Monday, August 13, 2012

Gotta Hankerin' For Some Whiskey

On Saturday I attended a lecture, "Discovering the Records of Tennessee, Kentucky & Whiskey Stills" presented by J. Mark Lowe. I really didn't know what to expect before I got to this lecture, but I figured I wouldn't be disappointed... and I wasn't.

Mark discussed terminology for various different types of travelers. This could be the why's and how's of people who moved first, moved as a group, the ones that stayed behind, the mysterious outlier individual that shows up moving with a group, and women. He also briefly discussed some research principles when tracking an individual.

Various still designs were also discussed, with illustrations provided showing the distilling process. In this case the focus was on whiskey. I also learned that Tennessee sipping whiskey is filtered through charcoal before going in the barrel. Is it surprising that I was suddenly keen on having a whiskey tasting? Could that be the end of the day surprise??

Next we moved onto maps. We spent a lot of time analyzing topographic maps and soil maps. Now you may wonder what does this have to do with genealogy? Well, topographic maps can help you determine why your ancestors choose to travel to a court house a farther distance away, rather than the one that was closer. If there was swampy land between your ancestor and the closer court house, compared to dry flat land to the farther court house... which do you think they would pick? The dry flat land of course. Who wants to chance getting stuck in a marshy critter infested swamp?? Knowing soil conditions is also helpful. Let's face it, many of our ancestors were farmers or land owners, that settled on land/soil that was familiar to them, from either the home country or elsewhere.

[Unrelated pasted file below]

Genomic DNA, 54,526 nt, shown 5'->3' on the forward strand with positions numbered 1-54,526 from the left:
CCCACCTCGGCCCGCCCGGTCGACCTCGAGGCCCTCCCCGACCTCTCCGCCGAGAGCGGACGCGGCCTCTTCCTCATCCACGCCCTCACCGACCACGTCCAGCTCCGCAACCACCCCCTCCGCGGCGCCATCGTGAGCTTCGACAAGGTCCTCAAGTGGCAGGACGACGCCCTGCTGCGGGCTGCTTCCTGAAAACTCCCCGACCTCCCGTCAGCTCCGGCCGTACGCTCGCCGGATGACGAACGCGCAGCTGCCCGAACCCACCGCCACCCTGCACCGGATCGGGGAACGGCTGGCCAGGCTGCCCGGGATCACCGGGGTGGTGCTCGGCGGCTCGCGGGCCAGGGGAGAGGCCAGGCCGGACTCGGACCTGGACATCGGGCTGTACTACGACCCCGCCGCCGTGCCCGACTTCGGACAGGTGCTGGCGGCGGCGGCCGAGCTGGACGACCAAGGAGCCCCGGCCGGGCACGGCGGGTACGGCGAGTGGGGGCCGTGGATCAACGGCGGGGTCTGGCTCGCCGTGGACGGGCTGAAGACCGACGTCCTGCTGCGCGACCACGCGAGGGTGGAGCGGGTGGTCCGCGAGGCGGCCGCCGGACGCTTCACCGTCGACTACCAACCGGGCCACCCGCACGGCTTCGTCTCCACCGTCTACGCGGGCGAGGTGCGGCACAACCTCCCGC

Finally, we looked at agricultural schedules. Mark gave us some hints to figure out who may have been producing whiskey. I was really curious about the ratio of grain produced compared to animal stock. Another words, what ratio of corn/wheat/rye/other grains grown would be used to feed the animals owned, what is used to feed the family, and what is the surplus used to make whiskey or some other liquor? I grew up on a sheep farm and it has been many years since I was involved with ordering grain and hay to feed them. My  memory is a little rusty on this. I also don't know what is involved with feeding cows or pigs, i.e. pounds of feed needed per head.

Anyway, the one consuming thought at the end of the day was whiskey. I was really wanting to do a whiskey tasting. I've been to countless wine tastings and a couple of cognac tastings (yum). However, I don't think I've ever done a whiskey tasting.

So did I have whiskey that night? No. Instead I went out to a sushi dinner with my husband, saw the new Bourne movie, and ate too many Milk Dud's. Overall, it was a great day!

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